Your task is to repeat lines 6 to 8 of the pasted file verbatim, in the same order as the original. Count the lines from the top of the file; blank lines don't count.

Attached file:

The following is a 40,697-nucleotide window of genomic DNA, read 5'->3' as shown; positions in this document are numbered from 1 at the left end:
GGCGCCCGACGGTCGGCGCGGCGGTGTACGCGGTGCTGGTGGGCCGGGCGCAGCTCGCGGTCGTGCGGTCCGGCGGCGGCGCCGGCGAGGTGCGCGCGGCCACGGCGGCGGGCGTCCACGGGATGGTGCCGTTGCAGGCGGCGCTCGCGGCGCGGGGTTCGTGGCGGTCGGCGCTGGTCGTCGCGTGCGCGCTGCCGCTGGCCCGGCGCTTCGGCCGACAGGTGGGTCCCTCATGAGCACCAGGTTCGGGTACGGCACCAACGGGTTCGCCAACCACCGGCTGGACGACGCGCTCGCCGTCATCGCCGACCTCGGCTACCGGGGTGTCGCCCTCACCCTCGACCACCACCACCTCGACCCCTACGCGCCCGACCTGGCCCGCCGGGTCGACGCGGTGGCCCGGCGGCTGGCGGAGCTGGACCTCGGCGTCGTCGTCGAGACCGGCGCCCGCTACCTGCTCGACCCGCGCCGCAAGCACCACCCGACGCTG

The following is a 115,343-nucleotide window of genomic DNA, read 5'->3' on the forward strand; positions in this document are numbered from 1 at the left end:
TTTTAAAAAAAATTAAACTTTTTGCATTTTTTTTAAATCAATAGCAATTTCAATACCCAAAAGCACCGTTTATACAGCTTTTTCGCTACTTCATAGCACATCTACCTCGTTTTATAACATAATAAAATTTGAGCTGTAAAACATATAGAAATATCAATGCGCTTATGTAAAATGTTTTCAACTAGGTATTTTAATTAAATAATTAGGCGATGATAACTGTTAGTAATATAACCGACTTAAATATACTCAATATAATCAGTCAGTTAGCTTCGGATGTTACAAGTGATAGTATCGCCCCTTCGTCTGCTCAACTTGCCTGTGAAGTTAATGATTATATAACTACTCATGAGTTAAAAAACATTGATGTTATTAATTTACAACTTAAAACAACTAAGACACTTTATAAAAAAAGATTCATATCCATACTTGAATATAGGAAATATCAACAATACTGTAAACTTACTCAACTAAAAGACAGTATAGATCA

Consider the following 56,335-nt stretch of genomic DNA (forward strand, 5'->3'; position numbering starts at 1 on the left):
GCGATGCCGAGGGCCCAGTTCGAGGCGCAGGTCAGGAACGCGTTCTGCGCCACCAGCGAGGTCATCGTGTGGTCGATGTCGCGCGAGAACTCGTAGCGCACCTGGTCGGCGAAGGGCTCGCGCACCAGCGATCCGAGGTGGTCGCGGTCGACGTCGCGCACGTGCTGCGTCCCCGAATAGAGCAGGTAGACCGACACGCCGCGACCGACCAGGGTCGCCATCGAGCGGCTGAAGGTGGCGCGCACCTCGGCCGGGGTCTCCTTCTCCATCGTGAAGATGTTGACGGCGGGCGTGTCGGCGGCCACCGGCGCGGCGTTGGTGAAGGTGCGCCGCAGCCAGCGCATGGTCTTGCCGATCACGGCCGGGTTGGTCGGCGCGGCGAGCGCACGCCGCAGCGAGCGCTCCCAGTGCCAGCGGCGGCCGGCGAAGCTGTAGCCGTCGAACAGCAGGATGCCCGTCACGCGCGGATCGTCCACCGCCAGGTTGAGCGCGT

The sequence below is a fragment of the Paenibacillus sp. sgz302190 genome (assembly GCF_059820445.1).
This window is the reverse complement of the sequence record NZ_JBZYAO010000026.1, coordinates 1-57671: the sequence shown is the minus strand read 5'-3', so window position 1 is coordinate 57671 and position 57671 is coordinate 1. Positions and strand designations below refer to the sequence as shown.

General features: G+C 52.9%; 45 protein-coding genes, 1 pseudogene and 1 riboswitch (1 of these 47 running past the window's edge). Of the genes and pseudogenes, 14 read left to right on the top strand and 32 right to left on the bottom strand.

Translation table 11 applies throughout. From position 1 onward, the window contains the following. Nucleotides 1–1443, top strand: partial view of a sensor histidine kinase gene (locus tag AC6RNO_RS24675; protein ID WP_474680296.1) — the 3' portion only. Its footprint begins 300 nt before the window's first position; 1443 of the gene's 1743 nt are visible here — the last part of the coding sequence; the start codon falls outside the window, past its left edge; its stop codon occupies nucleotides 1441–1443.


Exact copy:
GCGATGCCGAGGGCCCAGTTCGAGGCGCAGGTCAGGAACGCGTTCTGCGCCACCAGCGAGGTCATCGTGTGGTCGATGTCGCGCGAGAACTCGTAGCGCACCTGGTCGGCGAAGGGCTCGCGCACCAGCGATCCGAGGTGGTCGCGGTCGACGTCGCGCACGTGCTGCGTCCCCGAATAGAGCAGGTAGACCGACACGCCGCGACCGACCAGGGTCGCCATCGAGCGGCTGAAGGTGGCGCGCACCTCGGCCGGGGTCTCCTTCTCCATCGTGAAGATGTTGACGGCGGGCGTGTCGGCGGCCACCGGCGCGGCGTTGGTGAAGGTGCGCCGCAGCCAGCGCATGGTCTTGCCGATCACGGCCGGGTTGGTCGGCGCGGCGAGCGCACGCCGCAGCGAGCGCTCCCAGTGCCAGCGGCGGCCGGCGAAGCTGTAGCCGTCGAACAGCAGGATGCCCGTCACGCGCGGATCGTCCACCGCCAGGTTGAGCGCGT

The sequence below is a fragment of the Paenibacillus sp. sgz302190 genome (assembly GCF_059820445.1).
This window is the reverse complement of the sequence record NZ_JBZYAO010000026.1, coordinates 1-57671: the sequence shown is the minus strand read 5'-3', so window position 1 is coordinate 57671 and position 57671 is coordinate 1. Positions and strand designations below refer to the sequence as shown.